You might have heard that CBS was about to be dropped from Time Warner Cable, only to discover that somehow, it was still on the air. What’s going on, and why might you be denied the joy of middling cop shows and sitcoms?
Let me guess: It’s got something to do with money?
Why, yes, indeed it does. Specifically, Time Warner and CBS are squabbling over carriage rates, which Time Warner says CBS is charging a 600% markup for in New York, Los Angeles, and Dallas.
Was Time Warner really going to yank a major network off its system in three major media markets?
Yep, in fact it was doing just that when it stopped, apparently at the request of CBS. The two parties are trying to hammer out a negotiation by Friday that allows them to move forward and continue charging you carriage rates.
OK, what are carriage rates?
It’s what the cable companies pay the network for the right to carry their content over their cables. Put another way, it is what you pay for stuff you can get for free, because you own cable and your cable company sees you as a money lemon to be squeezed for all its sweet, delicious juice.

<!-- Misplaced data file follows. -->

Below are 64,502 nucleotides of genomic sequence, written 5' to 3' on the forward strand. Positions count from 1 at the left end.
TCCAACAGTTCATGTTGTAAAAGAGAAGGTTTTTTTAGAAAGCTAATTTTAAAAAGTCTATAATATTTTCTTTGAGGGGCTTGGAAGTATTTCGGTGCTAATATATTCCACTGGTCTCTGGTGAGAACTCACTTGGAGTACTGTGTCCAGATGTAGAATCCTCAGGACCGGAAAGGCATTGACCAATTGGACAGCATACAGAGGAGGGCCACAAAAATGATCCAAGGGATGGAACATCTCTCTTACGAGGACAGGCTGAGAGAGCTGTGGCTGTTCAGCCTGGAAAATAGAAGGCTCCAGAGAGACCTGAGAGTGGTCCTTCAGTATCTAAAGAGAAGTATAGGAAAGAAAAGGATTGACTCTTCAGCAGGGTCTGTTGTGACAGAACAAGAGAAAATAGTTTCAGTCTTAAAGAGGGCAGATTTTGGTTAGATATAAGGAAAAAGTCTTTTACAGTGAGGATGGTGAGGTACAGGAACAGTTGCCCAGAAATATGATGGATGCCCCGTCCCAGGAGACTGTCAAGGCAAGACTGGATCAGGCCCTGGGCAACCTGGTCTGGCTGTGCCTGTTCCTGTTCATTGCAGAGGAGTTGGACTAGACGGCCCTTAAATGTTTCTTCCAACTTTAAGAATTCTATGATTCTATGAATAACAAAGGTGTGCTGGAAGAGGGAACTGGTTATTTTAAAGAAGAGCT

I feel like this isn’t exactly new.
You’d be right: This has been going on since the end of June. CBS and Time Warner Cable don’t really see eye to eye as businesses, and CBS likely views this as a way to get concessions both for future negotiations and with other cable systems.
Will they reach a deal?
CBS has football, and the NFL has little interest in losing TV revenue from three major markets; they’ll come to an accord.
Will I be screwed by this agreement?
Oh, absolutely, are you kidding? You think the cable systems will pay these fees? If you live in New York, LA, or Dallas, essentially this squabble is just a very public announcement that your bill is going to spike in the next few months.
At least this is going to be an anomaly, right?
Ha, no. As network television sees more and more financial pressure, expect cable systems and broadcast networks to keep repeating this spectacle in various markets. This is just the first of what will be lengthy and ongoing arguments.
Is there anything I can do?
In this case? I’d recommend cutting the cord and buying an antenna. Or you could look into Aereo, provided it isn’t sued out of existence. Either way, don’t expect cable prices to come down; cable companies will resist that with their dying breath, even if that means making you pay even more for something you can get for free.